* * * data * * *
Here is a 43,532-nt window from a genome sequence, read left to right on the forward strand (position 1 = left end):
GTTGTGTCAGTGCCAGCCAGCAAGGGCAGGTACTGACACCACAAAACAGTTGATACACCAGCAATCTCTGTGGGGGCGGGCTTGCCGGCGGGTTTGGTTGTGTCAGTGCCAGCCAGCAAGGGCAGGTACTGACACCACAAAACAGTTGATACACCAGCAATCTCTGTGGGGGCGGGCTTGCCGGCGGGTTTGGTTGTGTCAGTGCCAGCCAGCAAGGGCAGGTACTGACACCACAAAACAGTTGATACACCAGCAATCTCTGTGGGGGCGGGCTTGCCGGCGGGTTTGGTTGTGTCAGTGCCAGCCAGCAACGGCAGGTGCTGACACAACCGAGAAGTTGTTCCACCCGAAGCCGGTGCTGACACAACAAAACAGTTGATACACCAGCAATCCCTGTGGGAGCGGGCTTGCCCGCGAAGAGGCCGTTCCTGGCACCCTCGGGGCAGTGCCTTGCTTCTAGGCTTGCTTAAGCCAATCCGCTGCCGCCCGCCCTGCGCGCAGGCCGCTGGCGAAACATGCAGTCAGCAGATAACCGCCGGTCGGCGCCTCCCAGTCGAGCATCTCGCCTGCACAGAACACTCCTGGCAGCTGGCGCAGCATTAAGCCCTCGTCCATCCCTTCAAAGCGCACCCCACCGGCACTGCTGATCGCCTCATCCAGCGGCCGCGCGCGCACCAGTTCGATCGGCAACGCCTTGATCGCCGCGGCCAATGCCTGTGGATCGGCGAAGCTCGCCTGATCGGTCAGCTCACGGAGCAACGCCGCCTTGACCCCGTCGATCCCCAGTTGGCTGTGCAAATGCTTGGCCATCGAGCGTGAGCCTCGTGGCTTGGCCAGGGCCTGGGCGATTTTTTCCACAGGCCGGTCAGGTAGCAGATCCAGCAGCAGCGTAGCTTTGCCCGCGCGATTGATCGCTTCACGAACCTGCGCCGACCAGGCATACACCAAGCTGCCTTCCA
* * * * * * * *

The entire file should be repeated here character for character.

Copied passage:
Here is a 43,532-nt window from a genome sequence, read left to right on the forward strand (position 1 = left end):
GTTGTGTCAGTGCCAGCCAGCAAGGGCAGGTACTGACACCACAAAACAGTTGATACACCAGCAATCTCTGTGGGGGCGGGCTTGCCGGCGGGTTTGGTTGTGTCAGTGCCAGCCAGCAAGGGCAGGTACTGACACCACAAAACAGTTGATACACCAGCAATCTCTGTGGGGGCGGGCTTGCCGGCGGGTTTGGTTGTGTCAGTGCCAGCCAGCAAGGGCAGGTACTGACACCACAAAACAGTTGATACACCAGCAATCTCTGTGGGGGCGGGCTTGCCGGCGGGTTTGGTTGTGTCAGTGCCAGCCAGCAACGGCAGGTGCTGACACAACCGAGAAGTTGTTCCACCCGAAGCCGGTGCTGACACAACAAAACAGTTGATACACCAGCAATCCCTGTGGGAGCGGGCTTGCCCGCGAAGAGGCCGTTCCTGGCACCCTCGGGGCAGTGCCTTGCTTCTAGGCTTGCTTAAGCCAATCCGCTGCCGCCCGCCCTGCGCGCAGGCCGCTGGCGAAACATGCAGTCAGCAGATAACCGCCGGTCGGCGCCTCCCAGTCGAGCATCTCGCCTGCACAGAACACTCCTGGCAGCTGGCGCAGCATTAAGCCCTCGTCCATCCCTTCAAAGCGCACCCCACCGGCACTGCTGATCGCCTCATCCAGCGGCCGCGCGCGCACCAGTTCGATCGGCAACGCCTTGATCGCCGCGGCCAATGCCTGTGGATCGGCGAAGCTCGCCTGATCGGTCAGCTCACGGAGCAACGCCGCCTTGACCCCGTCGATCCCCAGTTGGCTGTGCAAATGCTTGGCCATCGAGCGTGAGCCTCGTGGCTTGGCCAGGGCCTGGGCGATTTTTTCCACAGGCCGGTCAGGTAGCAGATCCAGCAGCAGCGTAGCTTTGCCCGCGCGATTGATCGCTTCACGAACCTGCGCCGACCAGGCATACACCAAGCTGCCTTCCA